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Old 08-17-2011, 07:59 AM   #11
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But but but water boils sooner at higher elevations. Therefore, if your only goal is to bring water to a boil, it should take less fuel not more.
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Old 08-17-2011, 08:03 AM   #12
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A bag of chips will never last from one state to another with me.
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Old 08-17-2011, 08:56 AM   #13
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"Elevation" is a geographic location (earth's surface) above or below a fixed location (sea level). "Altitude" is the "up" distance between an object and a fixed reference location, as used in geometry or aviation for the distance of aircraft above sea level. "Depth" is the "down" measurement between an object and a fixed reference point.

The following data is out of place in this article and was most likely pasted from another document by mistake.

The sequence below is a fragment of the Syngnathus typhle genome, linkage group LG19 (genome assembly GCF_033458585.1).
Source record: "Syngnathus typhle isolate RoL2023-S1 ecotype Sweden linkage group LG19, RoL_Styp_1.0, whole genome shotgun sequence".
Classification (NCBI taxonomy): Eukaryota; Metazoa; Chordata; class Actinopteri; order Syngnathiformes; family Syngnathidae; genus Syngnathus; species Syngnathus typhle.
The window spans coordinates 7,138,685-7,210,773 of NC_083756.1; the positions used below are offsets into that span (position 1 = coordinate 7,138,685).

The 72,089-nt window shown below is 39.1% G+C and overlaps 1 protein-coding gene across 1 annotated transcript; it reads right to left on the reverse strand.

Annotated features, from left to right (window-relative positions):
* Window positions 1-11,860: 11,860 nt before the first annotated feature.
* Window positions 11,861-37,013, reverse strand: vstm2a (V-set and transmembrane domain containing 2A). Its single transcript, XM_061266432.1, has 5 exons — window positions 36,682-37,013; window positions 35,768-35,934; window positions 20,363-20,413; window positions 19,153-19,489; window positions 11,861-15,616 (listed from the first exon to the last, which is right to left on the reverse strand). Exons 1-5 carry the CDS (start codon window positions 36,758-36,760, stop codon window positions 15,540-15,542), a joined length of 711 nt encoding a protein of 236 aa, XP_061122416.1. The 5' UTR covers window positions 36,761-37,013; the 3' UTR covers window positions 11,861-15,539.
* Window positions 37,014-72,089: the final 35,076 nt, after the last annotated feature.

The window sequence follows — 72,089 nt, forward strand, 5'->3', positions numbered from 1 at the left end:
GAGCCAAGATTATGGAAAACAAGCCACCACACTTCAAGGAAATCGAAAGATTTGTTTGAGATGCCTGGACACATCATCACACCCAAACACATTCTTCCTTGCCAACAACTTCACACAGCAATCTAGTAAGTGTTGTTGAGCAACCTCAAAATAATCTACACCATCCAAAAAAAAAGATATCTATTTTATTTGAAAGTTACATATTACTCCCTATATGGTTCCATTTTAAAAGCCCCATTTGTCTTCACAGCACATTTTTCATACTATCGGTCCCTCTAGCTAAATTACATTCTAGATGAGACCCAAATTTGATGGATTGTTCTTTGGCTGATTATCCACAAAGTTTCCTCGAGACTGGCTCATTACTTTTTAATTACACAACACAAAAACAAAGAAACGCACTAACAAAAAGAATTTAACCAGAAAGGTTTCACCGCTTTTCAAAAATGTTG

So unless you inflate your tires and then load them into Lou's C-130, take off and then check your blood pressure while eating potato chips and watching a pot of water boil, then altitude is not really a concern. For us RVer's elevation is......well that is another story!

(Hopefully no offense - this post was meant in humor with a slight educational tidbit of info.)
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Old 08-17-2011, 09:03 AM   #14
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To answer the OP..... since outside air pressure is only 2 or 3 LB/sq in less
at 6000 vs sea level The tires would tend to exhibit 2 or 3 PSI more pressure
at altitude. It's not enough to worry about.
Also-- the air temp at altitude is typically lower and a cooler tire will
have a lower pressure so it's kind of a wash......

We did have tater chip bags to split a seam when we crossed the
continental divide at 11,000 feet last summer.
You can stick the bag with a pin and that will prevent split snack and cereal
bags without becoming stale.
Also beware when you open the ketchup at altitude!!!
Ask me how I know that
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Old 08-17-2011, 09:10 AM   #15
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For Ovair: I know you mentioned water boiling as your only goal, but: